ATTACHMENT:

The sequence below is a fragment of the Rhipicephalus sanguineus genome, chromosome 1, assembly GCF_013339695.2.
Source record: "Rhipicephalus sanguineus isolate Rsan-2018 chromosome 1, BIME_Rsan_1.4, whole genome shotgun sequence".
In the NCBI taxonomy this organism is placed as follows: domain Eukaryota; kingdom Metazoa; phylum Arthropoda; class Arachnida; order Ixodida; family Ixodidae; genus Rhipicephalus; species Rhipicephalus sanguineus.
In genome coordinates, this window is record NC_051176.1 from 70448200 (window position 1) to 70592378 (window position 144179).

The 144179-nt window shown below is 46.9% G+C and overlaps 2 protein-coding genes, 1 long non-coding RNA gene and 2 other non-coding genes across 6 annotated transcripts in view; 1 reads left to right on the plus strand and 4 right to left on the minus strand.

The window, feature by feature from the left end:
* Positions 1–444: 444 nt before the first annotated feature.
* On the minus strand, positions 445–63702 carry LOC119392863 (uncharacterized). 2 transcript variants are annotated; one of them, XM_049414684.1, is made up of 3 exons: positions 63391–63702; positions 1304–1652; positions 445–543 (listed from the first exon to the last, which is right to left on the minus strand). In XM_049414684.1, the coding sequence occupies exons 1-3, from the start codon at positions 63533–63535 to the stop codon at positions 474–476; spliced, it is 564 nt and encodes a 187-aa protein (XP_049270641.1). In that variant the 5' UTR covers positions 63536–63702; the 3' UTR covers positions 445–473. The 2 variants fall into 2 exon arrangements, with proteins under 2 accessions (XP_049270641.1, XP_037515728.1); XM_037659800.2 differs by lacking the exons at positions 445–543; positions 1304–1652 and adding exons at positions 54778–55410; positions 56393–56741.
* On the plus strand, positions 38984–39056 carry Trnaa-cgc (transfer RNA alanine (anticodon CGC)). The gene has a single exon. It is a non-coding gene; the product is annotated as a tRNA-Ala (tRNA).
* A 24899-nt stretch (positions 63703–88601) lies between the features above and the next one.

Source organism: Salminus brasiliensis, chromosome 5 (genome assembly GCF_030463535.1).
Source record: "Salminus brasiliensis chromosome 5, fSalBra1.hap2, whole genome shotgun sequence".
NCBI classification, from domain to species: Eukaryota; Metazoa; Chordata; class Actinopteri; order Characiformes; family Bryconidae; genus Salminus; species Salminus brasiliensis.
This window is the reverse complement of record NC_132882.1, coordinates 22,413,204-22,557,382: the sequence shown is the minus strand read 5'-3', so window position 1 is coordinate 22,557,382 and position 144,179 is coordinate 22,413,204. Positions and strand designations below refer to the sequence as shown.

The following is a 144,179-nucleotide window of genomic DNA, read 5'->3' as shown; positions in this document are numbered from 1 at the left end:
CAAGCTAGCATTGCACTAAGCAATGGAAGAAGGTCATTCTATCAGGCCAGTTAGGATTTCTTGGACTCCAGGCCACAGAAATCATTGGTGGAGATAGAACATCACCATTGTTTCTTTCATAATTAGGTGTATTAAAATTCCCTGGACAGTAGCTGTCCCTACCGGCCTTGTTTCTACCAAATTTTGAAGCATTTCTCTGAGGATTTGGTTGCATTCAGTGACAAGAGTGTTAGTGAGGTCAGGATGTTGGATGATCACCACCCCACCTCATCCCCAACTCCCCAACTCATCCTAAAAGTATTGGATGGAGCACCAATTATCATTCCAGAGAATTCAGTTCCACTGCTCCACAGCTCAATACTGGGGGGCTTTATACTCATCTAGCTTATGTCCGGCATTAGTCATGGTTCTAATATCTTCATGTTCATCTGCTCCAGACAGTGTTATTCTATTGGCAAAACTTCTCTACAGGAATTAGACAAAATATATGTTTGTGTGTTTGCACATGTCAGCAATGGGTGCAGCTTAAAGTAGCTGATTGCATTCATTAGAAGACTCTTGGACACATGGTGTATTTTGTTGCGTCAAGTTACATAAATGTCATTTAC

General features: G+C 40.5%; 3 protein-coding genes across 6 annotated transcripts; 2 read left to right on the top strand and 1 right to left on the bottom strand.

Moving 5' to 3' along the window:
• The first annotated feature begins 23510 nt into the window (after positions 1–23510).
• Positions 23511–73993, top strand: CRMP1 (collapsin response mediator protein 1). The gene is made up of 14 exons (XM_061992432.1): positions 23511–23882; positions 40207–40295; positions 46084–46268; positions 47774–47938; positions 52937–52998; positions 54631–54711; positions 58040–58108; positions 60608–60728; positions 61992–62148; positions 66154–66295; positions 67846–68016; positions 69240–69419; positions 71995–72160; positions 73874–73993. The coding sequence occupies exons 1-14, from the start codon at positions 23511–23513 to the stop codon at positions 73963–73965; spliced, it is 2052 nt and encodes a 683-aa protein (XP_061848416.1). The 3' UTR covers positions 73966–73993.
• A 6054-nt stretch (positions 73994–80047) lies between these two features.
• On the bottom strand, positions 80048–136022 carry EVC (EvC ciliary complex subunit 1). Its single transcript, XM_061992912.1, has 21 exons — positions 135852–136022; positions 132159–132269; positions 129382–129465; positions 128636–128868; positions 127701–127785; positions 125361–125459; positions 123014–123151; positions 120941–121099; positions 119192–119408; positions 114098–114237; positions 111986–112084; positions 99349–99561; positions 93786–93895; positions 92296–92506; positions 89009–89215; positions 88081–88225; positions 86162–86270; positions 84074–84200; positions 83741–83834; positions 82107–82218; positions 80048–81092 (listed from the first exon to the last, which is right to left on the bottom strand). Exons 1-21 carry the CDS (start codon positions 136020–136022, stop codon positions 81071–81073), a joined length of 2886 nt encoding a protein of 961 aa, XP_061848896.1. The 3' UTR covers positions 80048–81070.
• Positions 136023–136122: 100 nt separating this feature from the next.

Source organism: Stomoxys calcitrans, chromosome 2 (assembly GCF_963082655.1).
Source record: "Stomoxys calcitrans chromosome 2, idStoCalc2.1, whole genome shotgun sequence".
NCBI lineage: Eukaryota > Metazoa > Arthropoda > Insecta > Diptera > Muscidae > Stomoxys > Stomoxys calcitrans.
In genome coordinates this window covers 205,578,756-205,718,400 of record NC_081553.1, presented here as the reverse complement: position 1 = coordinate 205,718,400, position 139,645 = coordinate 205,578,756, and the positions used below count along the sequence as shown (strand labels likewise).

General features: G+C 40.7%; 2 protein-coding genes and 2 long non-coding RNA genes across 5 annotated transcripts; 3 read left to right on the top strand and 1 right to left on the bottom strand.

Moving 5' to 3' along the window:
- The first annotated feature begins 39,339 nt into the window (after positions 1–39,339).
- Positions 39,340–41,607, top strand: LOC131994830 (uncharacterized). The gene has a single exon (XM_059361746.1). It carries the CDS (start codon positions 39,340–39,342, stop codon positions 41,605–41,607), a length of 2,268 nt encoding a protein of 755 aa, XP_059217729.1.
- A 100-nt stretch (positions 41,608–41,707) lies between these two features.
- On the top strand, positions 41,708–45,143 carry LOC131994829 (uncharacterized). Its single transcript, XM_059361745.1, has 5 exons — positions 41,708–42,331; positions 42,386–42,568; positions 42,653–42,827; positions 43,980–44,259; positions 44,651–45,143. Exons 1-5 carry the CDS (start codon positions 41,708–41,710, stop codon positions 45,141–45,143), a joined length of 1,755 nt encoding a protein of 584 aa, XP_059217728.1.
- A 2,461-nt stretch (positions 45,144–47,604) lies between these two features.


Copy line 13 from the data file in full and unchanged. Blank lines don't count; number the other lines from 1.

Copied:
NCBI classification, from domain to species: Eukaryota; Metazoa; Chordata; class Actinopteri; order Characiformes; family Bryconidae; genus Salminus; species Salminus brasiliensis.